I say good on ya! I agree it's so much more addictive and legal than other drugs and we even treat our kids with it! My daughter has an amazing reaction is 5 minutes after eating foods with a moderate to high sugar content. She is totally out of control, yelling, physically and verbally aggressive so I have put her on a low GI eating plan and have reaped the benefits. I know health wise it is better for her as well. The rest of the family including myself have also eliminated sugar as much as possible to support her and to become healthier. We still have little treats but they are very few and far between. My husband and I find it quite hard (he is a huge offender of lolls and chocolate!) especially after dinner. Like you breaking the habit associated with sugar is hard as I now realize when things were getting me down or work was stressing me out, sugar made things seem better. Now I know that it was harming me rather than helping me. I still struggle to over come the taste - especially for chocolate but I try! All the best :)
  • miss-miesje says
    I Have given up sugar and the outcome is amazing i am loosing weight and i feel so much more energetic and awake its definately worth not having sugar!
  • Heather says
    Inspirational, a shame I lack in self-control when it comes to anything sweet, I will try and see how long I last, most likely until tomorrow as Halloween approches, my children are most likely to find their way around the relatives scrounching for there suger fix also, doesn't help I won the Pascal and Cadbury prize, will have to make sure I give it all away to the kids dressed as monsters, superheros and fairies, if I can get through tomorrow without eating one sweet thing, I think I could finally say Ive mastered some self control and keep going, however I would still eat items with sugar in it, like tomato sauce, bread etc.. just not the actual lollies, chocolate, cakes, biscuits and drinks, things that you know, just by looking at it that its sugar loaded....will see how I go.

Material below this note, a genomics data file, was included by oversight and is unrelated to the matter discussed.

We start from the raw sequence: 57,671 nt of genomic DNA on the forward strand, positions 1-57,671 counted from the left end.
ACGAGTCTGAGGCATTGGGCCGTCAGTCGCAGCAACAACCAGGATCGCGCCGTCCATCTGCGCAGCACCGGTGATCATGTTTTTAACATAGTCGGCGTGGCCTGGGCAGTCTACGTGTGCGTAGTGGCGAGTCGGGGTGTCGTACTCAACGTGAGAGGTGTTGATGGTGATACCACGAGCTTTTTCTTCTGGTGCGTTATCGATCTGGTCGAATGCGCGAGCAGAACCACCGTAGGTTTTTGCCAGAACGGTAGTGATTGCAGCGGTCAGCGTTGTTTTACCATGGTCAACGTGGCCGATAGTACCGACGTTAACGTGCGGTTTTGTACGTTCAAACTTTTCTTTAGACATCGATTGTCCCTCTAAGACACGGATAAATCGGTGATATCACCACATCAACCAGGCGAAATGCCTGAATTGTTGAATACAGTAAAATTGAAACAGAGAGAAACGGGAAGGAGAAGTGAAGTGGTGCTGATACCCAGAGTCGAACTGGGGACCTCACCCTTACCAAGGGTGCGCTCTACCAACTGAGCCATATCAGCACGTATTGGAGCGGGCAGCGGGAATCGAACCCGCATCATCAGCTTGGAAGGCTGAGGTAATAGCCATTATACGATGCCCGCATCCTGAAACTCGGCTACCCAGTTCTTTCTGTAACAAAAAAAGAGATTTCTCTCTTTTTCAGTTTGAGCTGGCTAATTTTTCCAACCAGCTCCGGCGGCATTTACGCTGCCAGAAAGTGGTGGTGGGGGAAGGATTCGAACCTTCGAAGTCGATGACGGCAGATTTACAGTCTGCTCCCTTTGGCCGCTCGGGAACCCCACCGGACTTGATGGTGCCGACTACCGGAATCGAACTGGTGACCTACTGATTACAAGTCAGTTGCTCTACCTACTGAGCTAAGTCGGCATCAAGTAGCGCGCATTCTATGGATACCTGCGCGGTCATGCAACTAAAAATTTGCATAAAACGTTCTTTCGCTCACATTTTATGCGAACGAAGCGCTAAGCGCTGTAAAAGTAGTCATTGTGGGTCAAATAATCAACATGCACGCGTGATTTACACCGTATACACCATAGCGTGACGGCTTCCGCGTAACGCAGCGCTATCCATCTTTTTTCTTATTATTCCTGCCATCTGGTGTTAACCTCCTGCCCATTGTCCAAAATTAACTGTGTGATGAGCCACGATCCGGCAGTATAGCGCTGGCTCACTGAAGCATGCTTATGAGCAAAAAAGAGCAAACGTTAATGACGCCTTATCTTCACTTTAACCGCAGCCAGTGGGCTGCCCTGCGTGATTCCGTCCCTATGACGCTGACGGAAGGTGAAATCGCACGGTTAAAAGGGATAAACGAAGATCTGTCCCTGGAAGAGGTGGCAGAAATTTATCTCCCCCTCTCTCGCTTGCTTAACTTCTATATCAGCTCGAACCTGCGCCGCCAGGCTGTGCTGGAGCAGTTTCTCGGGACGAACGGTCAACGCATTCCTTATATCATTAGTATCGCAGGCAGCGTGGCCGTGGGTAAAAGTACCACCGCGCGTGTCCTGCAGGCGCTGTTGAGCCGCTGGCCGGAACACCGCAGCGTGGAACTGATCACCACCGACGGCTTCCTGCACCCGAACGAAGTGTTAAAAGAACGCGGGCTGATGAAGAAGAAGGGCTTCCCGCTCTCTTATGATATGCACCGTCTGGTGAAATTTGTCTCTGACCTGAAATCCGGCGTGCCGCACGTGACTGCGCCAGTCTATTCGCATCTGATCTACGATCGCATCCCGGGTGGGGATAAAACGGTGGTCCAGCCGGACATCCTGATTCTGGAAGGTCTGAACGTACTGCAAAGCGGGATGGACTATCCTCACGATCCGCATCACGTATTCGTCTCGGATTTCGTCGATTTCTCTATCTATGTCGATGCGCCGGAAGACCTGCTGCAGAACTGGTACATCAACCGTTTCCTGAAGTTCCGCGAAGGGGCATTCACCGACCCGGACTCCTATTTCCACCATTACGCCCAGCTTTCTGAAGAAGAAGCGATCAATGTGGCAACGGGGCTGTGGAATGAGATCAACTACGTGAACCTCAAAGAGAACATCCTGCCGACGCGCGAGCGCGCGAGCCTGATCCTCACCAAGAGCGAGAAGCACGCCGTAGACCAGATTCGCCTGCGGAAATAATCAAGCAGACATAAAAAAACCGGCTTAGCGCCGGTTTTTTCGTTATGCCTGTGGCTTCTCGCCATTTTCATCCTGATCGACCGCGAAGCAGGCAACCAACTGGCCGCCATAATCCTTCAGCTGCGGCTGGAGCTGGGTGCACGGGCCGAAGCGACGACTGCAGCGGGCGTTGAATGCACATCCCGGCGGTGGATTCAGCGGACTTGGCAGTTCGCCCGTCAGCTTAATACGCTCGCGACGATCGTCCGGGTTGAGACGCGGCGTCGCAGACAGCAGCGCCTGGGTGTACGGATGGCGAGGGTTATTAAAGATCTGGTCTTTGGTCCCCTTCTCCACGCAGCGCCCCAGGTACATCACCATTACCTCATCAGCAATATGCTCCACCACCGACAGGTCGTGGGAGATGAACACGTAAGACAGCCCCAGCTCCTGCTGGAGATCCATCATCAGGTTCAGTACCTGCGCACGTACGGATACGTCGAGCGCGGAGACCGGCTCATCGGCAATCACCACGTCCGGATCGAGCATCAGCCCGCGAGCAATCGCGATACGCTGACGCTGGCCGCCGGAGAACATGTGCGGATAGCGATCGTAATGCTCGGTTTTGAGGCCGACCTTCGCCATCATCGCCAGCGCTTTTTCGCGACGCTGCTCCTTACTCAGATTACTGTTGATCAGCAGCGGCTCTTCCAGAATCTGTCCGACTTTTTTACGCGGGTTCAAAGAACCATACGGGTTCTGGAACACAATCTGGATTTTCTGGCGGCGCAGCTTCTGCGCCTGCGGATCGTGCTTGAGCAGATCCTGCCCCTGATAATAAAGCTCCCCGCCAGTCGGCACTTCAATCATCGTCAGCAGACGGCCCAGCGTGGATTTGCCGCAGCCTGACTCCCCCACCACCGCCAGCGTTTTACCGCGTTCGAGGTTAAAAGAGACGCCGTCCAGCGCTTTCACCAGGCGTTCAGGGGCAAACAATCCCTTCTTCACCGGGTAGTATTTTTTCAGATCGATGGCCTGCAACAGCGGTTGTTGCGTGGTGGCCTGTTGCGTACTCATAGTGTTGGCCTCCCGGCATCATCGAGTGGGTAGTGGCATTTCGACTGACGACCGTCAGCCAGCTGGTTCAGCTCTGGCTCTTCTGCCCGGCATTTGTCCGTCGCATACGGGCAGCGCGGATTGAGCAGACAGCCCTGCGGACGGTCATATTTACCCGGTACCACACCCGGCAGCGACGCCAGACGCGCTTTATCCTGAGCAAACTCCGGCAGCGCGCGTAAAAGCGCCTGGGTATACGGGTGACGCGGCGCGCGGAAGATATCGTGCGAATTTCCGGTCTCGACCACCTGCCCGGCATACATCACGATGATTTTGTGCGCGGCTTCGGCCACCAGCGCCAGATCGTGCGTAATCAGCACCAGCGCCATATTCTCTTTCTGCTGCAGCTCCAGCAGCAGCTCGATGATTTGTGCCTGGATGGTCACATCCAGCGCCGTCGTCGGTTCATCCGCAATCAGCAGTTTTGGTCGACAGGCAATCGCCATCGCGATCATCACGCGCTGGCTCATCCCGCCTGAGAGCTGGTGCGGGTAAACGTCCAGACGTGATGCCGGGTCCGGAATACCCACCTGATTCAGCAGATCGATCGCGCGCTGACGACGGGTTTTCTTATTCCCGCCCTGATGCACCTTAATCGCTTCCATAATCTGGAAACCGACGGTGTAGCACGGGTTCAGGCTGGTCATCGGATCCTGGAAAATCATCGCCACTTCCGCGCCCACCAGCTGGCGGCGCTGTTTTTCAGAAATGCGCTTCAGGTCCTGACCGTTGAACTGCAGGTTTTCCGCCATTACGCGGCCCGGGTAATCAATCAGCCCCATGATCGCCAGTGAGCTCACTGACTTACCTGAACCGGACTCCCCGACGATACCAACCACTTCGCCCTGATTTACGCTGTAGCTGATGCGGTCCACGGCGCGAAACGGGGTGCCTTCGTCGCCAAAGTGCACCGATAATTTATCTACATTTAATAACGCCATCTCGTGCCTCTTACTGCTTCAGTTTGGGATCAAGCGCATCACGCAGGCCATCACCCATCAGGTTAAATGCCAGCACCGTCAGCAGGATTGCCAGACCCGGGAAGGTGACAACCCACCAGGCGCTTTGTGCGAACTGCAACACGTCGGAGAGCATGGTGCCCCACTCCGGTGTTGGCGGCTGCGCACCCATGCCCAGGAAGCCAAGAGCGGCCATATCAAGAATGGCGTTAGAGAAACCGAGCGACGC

• Ladidi says
    So interesting. Sugar is definitely addictive. Over the years I have had long (up to a year) breaks where I have decided to cut sugar from my diet. The weight has fallen off me and I always feel so much better. But then something will happen in my life and I will turn once again to sugar. Believe me this is not a good thing, I get grumpy, weight gain, lethargic and just all round feel yuck. I'm sure a sugar addiction is just as bad as any other addiction. The only way I could stop forever is to STOP FOREVER. But it is not easy!!
  • Rosie says
    I dunno! Everything in moderation, I say. Sugar just seems to be the newest diet fad & I hate diet fads.
  • Heather says
    Well, I can say I definitely didn't make it past Halloween, yes the temptation was much to great lol, however I have noticed I've been a lot healthier in the last couple of days and hope to keep it up